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Q: Which figure has exactly 2 lines of symmetry a square a rectangle a circle or an isosceles triangle?

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An isosceles triangle

Let us recall the definition of an isosceles triangle. An isosceles triangle is a triangle with two equal or congruent sides. In this definition, it is not stated that it has exactly two equal sides. An equilateral triangle has three equal or congruent sides. If it has three equal sides, then it must have two equal sides. Therefore, an equilateral triangle is considered as an isosceles triangle. But, an isosceles triangle is not necessarily an equilateral triangle.

Not ... exactly. It would be closer to accurate to say that an equilateral triangle is a special case of the isosceles triangle.All equilateral triangles are (also) isosceles; but most isosceles triangles are not equilateral.

The maximum area is just under 3.9 sq feet [exactly (3/2)2*sqrt(3) sq ft] - an area that is attained by an equilateral triangle. Since the question specifies an isosceles triangle, the answer is very very slightly less than that.

All triangles have exactly 3 sides. That is what the word triangle means, a geometrical figure having 3 angles and 3 sides. Always 3.

Related questions

An isosceles triangle has exactly one line of symmetry, a rectangle has two. A trapezoid can have none or one.

An isosceles triangle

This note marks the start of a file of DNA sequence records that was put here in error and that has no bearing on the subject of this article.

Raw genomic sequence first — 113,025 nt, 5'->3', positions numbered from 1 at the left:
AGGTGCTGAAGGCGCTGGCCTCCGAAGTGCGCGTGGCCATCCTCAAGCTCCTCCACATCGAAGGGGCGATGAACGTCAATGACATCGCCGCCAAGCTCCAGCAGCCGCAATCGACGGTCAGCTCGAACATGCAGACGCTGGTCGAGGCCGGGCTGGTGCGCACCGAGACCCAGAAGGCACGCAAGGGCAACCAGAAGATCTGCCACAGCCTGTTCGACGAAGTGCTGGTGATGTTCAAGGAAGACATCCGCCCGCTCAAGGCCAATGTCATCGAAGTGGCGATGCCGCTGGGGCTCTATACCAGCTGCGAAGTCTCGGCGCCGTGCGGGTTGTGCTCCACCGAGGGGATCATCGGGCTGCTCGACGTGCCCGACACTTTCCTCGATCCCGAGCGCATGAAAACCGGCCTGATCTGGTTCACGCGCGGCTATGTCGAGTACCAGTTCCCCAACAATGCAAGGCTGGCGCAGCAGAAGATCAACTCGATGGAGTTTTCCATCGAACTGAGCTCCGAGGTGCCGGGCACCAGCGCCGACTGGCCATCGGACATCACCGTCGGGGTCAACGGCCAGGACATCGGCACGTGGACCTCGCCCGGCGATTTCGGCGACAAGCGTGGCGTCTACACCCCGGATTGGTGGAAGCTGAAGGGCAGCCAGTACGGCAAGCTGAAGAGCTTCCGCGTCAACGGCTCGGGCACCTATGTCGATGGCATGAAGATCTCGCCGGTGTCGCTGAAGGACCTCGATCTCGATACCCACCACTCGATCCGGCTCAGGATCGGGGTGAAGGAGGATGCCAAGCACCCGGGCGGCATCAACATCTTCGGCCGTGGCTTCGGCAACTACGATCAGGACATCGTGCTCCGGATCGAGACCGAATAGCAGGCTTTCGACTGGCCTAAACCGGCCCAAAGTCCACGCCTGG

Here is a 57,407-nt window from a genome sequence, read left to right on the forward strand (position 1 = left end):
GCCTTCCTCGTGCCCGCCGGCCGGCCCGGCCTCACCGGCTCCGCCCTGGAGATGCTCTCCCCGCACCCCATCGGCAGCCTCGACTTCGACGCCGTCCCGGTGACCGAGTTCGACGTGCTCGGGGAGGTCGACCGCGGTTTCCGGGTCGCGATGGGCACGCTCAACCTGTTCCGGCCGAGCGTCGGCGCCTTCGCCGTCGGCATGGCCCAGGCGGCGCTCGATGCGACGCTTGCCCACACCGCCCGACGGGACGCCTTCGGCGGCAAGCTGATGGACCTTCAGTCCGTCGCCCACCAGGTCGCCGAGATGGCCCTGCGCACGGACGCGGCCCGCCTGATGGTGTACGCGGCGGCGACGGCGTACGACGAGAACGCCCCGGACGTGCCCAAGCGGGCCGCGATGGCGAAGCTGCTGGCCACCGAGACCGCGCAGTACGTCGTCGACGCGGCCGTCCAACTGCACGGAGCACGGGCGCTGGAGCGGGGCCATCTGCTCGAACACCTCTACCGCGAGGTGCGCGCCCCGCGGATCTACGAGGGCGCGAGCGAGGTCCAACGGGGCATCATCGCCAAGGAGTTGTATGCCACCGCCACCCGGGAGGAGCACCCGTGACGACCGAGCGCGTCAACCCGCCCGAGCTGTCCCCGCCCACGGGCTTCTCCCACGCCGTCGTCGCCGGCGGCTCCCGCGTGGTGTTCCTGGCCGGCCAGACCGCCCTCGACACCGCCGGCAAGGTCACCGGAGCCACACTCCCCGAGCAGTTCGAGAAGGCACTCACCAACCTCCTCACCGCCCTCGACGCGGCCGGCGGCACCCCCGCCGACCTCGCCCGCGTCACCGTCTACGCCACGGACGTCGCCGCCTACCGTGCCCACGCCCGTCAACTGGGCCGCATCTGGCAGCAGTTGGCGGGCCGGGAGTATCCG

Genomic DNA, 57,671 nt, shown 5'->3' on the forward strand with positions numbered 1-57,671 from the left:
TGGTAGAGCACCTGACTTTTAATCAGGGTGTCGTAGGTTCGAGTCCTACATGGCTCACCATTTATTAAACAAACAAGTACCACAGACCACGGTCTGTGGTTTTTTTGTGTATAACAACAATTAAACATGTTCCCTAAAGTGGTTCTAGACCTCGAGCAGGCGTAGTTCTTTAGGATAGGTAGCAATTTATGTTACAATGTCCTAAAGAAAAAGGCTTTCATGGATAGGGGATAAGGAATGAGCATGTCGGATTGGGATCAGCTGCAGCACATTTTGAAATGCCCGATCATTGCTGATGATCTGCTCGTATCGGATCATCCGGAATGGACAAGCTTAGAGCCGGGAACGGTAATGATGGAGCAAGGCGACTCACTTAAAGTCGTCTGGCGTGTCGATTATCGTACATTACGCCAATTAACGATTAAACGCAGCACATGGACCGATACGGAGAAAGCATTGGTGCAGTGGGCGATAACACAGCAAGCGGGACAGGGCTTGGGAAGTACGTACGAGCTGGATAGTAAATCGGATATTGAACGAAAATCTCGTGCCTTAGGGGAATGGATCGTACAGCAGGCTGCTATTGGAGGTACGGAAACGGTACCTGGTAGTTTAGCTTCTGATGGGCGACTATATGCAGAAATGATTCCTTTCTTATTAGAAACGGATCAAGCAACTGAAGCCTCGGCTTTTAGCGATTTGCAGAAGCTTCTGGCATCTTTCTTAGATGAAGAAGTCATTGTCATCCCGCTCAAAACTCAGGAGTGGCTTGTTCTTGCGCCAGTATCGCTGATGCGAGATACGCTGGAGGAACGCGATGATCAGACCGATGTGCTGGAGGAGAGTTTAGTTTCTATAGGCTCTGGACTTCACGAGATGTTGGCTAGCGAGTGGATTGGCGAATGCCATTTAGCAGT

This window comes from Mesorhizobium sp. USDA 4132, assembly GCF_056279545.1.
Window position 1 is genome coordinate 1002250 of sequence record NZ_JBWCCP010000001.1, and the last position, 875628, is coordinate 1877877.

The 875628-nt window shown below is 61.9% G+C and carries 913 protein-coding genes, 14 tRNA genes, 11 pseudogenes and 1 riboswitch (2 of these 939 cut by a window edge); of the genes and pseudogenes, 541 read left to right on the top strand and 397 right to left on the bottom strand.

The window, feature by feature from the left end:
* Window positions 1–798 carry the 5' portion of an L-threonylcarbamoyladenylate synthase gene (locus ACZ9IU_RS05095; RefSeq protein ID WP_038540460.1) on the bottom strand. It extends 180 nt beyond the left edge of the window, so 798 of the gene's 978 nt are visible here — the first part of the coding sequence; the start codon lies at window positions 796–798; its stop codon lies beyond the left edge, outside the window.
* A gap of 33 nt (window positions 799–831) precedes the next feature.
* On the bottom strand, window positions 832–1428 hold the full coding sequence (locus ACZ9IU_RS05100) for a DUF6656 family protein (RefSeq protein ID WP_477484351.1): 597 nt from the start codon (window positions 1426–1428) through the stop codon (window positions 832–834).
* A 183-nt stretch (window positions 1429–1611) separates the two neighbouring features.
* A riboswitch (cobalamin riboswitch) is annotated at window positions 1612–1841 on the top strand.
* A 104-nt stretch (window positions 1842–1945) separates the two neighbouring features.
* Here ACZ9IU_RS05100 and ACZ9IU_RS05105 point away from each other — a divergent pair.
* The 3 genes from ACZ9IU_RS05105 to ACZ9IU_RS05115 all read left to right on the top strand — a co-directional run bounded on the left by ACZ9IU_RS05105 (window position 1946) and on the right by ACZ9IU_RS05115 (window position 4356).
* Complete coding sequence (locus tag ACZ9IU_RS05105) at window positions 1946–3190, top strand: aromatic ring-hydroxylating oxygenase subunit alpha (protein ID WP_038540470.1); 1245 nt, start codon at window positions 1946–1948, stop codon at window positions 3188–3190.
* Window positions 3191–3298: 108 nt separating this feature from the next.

Isosceles

triangle isosceles triangle

Yes and it is an isosceles triangle.

Yes such as an isosceles triangle.

No, isosceles triangles only have one. ■

Any isosceles triangle that is not also equilateral has exactly one line of symmetry.

It depends on the definition used. If you are defining an isosceles triangle as having exactly two sides of equal length, then no. If you define it as having at least two, then yes. An equilateral triangle has three lines of symmetry, but whether or not that counts as an isosceles triangle depends on the definition used. So, maybe.

An isosceles triangle has exactly one line of symmetry.

Depending on the triangle, there can be 0, 1, or three lines of symmetry. A scalene triangle (all sides of different lengths) will have no lines of symmetry, an isosceles triangle (exactly two sides of the same length) will have one line of symmetry, and an equilateral triangle (all three sides of the same length) will have three lines of symmetry.

Technically, a square is a rectangle with four lines of symmetry. A non-square rectangle has exactly two lines of symmetry: the vertical and the horizontal.

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